Neil Garner: Yeah, I can talk about this but we did actually built the first contactless payment terminals for American Express and MasterCard. We actually wrote the software for the sim toolkit app used by Vodafone for MPesa. My team designed and built and specified a thing called Sky Card, which is a pioneering credit card deployed by Barclays and Sky and MasterCard. Which you actually put into the Sky Box to do banking and payments. There are some pretty interesting sort of projects that we worked on. But a thing for me was as we built stuff as any organization that builds software does, we built libraries and tools and capabilities. That in my head, I thought actually this is stuff we can productize.
Neil Garner: So we built more and more things that we thought we can do in a more scalable way. No disrespect to the rest of the board because they were totally amazing people that had those relationships and grew the business from where it kind of was. But I think ultimately, they left the consulting, great relationships, great positioning. But I was really in my heart, I wanted to start to build products.
Peter Cowley: This is very interesting actually. We'll take it a little bit further because we often see companies that are pitching, which are really a consultancy. They want to productize. It's very difficult for an angel to do that because they do not necessarily believe that the individual who has been used to selling consulting can actually sell a product.
Neil Garner: Absolutely.
Peter Cowley: How did that conversation go within the company?
Neil Garner: So I think for a while, I had the ability to kind of start to do that kind of thing. We productized a lot of the work that we were doing. So you could sell the consultancy but you could do it more cost-effectively. But I think as time went on and also because life plans had changed a little bit because I was based down in Guildford. I had got a flat in Guildford, my wife had a house in Norfolk.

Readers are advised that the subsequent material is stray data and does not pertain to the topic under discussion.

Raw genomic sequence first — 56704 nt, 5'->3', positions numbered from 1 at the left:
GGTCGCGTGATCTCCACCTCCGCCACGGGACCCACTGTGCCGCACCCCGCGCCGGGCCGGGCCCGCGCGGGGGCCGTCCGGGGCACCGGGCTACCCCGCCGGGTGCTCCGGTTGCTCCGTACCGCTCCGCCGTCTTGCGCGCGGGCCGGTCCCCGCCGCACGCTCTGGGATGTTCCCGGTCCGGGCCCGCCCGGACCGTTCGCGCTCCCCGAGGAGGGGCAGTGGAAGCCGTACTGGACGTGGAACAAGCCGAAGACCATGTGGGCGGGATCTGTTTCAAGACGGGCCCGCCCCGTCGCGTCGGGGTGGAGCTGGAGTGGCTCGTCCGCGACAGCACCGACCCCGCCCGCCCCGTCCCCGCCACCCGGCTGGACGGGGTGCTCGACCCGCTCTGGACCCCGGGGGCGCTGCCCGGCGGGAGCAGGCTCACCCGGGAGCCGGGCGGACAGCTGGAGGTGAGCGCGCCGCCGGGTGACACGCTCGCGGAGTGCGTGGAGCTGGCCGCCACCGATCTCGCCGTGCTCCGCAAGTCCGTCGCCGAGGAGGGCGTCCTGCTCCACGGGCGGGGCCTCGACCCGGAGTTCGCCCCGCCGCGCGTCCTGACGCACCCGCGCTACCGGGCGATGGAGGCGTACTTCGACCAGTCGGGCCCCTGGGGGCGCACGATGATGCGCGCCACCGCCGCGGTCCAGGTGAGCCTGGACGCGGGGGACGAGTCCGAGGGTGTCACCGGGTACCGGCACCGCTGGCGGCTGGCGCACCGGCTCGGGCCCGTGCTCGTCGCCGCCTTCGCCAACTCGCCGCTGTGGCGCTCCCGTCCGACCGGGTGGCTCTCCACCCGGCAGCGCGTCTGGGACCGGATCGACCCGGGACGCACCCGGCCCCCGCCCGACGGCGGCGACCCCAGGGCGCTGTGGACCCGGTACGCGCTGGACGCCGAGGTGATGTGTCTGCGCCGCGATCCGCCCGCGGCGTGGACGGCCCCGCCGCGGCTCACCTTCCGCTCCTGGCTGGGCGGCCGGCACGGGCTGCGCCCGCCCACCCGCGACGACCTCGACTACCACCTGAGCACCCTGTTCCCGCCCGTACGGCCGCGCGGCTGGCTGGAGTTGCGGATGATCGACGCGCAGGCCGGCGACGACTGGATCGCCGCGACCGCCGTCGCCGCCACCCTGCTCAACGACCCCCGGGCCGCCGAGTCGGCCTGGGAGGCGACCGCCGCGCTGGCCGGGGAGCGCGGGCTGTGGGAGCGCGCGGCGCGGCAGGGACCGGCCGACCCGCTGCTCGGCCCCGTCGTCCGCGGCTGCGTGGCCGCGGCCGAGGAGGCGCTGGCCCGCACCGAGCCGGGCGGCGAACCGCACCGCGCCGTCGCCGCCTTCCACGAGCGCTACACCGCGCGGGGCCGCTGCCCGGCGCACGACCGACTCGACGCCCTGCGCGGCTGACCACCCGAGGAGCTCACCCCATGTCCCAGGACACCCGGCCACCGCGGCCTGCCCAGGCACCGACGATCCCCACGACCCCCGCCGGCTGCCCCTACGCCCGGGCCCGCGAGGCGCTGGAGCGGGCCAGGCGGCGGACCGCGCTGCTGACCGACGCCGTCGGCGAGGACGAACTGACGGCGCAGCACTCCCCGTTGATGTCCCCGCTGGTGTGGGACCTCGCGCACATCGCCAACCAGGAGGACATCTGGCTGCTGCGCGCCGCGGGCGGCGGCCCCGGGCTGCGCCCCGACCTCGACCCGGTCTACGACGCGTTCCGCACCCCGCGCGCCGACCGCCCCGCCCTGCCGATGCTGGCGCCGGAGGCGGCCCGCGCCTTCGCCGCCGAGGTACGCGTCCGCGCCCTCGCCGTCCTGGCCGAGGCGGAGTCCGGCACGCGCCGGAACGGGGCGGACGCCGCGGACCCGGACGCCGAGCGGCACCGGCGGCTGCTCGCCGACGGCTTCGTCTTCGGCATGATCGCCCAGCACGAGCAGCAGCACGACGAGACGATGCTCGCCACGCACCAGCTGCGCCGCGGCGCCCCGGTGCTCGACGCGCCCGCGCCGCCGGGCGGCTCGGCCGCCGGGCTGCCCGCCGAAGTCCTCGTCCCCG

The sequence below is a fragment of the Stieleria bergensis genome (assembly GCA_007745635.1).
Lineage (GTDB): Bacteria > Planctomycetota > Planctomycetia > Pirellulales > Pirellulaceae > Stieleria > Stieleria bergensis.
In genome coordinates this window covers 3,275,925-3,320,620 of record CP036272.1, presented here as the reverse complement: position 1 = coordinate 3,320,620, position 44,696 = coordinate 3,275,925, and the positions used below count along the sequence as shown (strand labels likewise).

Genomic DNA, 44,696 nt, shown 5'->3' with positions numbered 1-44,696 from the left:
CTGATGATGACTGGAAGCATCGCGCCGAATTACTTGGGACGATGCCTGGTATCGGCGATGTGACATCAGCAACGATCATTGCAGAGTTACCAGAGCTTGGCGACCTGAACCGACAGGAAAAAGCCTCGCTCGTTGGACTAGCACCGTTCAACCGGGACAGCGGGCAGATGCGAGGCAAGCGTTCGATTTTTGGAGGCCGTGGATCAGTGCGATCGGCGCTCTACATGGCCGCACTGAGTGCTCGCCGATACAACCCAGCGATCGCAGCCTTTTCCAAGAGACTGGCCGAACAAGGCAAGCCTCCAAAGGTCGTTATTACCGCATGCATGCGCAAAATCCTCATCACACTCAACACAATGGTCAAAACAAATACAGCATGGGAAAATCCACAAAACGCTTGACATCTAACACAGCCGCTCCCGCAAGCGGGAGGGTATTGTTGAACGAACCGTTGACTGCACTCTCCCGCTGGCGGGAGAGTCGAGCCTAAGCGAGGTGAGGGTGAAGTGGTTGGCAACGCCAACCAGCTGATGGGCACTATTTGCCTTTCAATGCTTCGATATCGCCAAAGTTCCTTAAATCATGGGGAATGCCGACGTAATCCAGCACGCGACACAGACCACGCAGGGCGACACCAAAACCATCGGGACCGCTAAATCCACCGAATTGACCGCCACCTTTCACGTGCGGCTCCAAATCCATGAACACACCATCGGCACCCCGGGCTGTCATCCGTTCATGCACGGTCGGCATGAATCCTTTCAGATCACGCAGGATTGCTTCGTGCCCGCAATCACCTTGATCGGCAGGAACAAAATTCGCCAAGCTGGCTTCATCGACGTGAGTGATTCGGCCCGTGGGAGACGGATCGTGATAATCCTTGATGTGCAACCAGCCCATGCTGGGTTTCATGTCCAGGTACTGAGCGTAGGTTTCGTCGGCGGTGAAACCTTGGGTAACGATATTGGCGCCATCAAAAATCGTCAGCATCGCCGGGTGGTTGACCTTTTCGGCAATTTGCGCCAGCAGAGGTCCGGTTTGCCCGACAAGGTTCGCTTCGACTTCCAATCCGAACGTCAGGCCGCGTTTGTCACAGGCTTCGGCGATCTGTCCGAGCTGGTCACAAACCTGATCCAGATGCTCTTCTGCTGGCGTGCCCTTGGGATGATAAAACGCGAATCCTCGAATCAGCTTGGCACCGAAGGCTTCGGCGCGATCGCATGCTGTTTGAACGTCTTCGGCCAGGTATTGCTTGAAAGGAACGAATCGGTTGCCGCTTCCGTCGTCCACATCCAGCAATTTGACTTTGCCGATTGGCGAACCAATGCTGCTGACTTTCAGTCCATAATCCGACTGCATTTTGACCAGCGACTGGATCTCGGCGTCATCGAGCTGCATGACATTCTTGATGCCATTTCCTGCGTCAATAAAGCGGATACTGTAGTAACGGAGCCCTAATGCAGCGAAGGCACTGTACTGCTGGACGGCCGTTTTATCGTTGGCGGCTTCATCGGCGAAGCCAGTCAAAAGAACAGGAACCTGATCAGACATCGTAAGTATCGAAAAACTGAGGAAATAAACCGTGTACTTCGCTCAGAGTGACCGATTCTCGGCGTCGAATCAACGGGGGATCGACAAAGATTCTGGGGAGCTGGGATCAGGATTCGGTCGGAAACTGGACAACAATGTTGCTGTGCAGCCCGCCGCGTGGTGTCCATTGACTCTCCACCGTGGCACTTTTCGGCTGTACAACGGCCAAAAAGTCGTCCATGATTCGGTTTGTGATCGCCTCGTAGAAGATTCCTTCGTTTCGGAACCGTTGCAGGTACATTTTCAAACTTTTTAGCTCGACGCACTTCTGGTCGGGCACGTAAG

Peter Cowley: Goodness.
Neil Garner: We sort of went through is actually if we're going to have a family, we'd like to have somewhere that was a little bit more rural. Made the decision that if we're going to set up home, that's going to be based up in Norfolk.
Peter Cowley: You would be mid-30s, early 30s now would you?
Neil Garner: Very early 30s so that was I think it was about 2004-2005.
Peter Cowley: Let's talk through that trigger. You are in a position which is obviously paying well, you're really enjoying yourself, you’re the director of a board. You then become a startup - an entrepreneur. That is a major change.
Neil Garner: Yes.
Peter Cowley: Talk me through your thought process and how you executed on that?
Neil Garner: So the way it ended up working was probably like many people. Four days a week were down with the company, down in Guildford or with customers or in London or whatever. Then Friday was always a home working day. I started to do a little bit of digging about the local community and the feasibility of if I was to do something myself, what would it be, how would it work, who would I work with? What sort of things would I kind of do? So I built a plan up over probably about a year of what I think it would look like and what the business would do.
Neil Garner: Then I guess took the plunge, we moved to a house where I got a really lovely office. So we got our daughter then and the whole thing was if I've got an office at home, I could work from there. That was the base.
Peter Cowley: You obviously jumped out of a fairly reasonable package and into what? Into nothing, just savings or?
Neil Garner: Yeah, the way it worked was I got made a director on the board of the company but actually what that ended meaning, I bought some shares. But because they were shares and I wasn't earning mega bucks, I ended up taking out a loan to buy the shares. I was a bit naïve at that point and I thought, well, that's great. I thought I had a bit of a dawning realization of I sort of been promoted, I'm now on the board and I'm now got less money than I had beforehand. But what ended up happening was basically when I left, the company bought the shares back. So I kept the loan, I had the money back from the shares and that was my seed capital.
Neil Garner: I had a friend of mine who actually had some work he wanted to do that was linked to, I think it was one of the original Innovate UK grants or something.
Peter Cowley: Or TSB in those days.
Neil Garner: TSB grants where I think we got a £10,000 grant for that project, which was then going to go to me to help him do that. Back then as well if you remember, the banks were a little bit more liberal with their funding. Again, people say to me, never ever, ever do it but I second mortgaged. Then that was the working capital to get the business going.